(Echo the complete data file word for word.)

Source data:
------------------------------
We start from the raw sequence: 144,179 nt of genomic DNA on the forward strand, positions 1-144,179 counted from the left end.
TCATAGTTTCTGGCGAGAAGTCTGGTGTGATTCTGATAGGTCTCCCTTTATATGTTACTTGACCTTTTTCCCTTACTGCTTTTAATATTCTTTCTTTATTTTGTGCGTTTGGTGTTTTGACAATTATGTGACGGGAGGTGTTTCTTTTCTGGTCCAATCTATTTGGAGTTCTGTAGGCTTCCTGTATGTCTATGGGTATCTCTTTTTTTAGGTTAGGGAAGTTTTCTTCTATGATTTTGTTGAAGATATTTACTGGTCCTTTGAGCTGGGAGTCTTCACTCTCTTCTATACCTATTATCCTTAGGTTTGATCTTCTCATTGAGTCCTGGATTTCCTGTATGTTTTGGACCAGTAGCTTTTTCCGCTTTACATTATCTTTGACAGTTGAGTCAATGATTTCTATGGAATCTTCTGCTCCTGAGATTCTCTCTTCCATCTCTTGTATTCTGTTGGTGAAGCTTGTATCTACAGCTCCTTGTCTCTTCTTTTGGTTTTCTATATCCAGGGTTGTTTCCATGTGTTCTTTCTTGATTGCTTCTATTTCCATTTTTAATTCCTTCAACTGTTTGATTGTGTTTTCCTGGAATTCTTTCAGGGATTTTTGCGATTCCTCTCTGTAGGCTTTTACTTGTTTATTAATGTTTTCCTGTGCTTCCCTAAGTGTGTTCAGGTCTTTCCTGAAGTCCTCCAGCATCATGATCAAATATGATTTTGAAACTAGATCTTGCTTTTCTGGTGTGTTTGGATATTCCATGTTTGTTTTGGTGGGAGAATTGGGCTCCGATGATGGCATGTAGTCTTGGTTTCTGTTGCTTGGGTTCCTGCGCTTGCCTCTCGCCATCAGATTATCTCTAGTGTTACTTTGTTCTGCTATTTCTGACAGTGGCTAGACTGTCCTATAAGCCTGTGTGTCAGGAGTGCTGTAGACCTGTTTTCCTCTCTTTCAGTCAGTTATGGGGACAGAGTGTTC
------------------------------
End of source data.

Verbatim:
We start from the raw sequence: 144,179 nt of genomic DNA on the forward strand, positions 1-144,179 counted from the left end.
TCATAGTTTCTGGCGAGAAGTCTGGTGTGATTCTGATAGGTCTCCCTTTATATGTTACTTGACCTTTTTCCCTTACTGCTTTTAATATTCTTTCTTTATTTTGTGCGTTTGGTGTTTTGACAATTATGTGACGGGAGGTGTTTCTTTTCTGGTCCAATCTATTTGGAGTTCTGTAGGCTTCCTGTATGTCTATGGGTATCTCTTTTTTTAGGTTAGGGAAGTTTTCTTCTATGATTTTGTTGAAGATATTTACTGGTCCTTTGAGCTGGGAGTCTTCACTCTCTTCTATACCTATTATCCTTAGGTTTGATCTTCTCATTGAGTCCTGGATTTCCTGTATGTTTTGGACCAGTAGCTTTTTCCGCTTTACATTATCTTTGACAGTTGAGTCAATGATTTCTATGGAATCTTCTGCTCCTGAGATTCTCTCTTCCATCTCTTGTATTCTGTTGGTGAAGCTTGTATCTACAGCTCCTTGTCTCTTCTTTTGGTTTTCTATATCCAGGGTTGTTTCCATGTGTTCTTTCTTGATTGCTTCTATTTCCATTTTTAATTCCTTCAACTGTTTGATTGTGTTTTCCTGGAATTCTTTCAGGGATTTTTGCGATTCCTCTCTGTAGGCTTTTACTTGTTTATTAATGTTTTCCTGTGCTTCCCTAAGTGTGTTCAGGTCTTTCCTGAAGTCCTCCAGCATCATGATCAAATATGATTTTGAAACTAGATCTTGCTTTTCTGGTGTGTTTGGATATTCCATGTTTGTTTTGGTGGGAGAATTGGGCTCCGATGATGGCATGTAGTCTTGGTTTCTGTTGCTTGGGTTCCTGCGCTTGCCTCTCGCCATCAGATTATCTCTAGTGTTACTTTGTTCTGCTATTTCTGACAGTGGCTAGACTGTCCTATAAGCCTGTGTGTCAGGAGTGCTGTAGACCTGTTTTCCTCTCTTTCAGTCAGTTATGGGGACAGAGTGTTC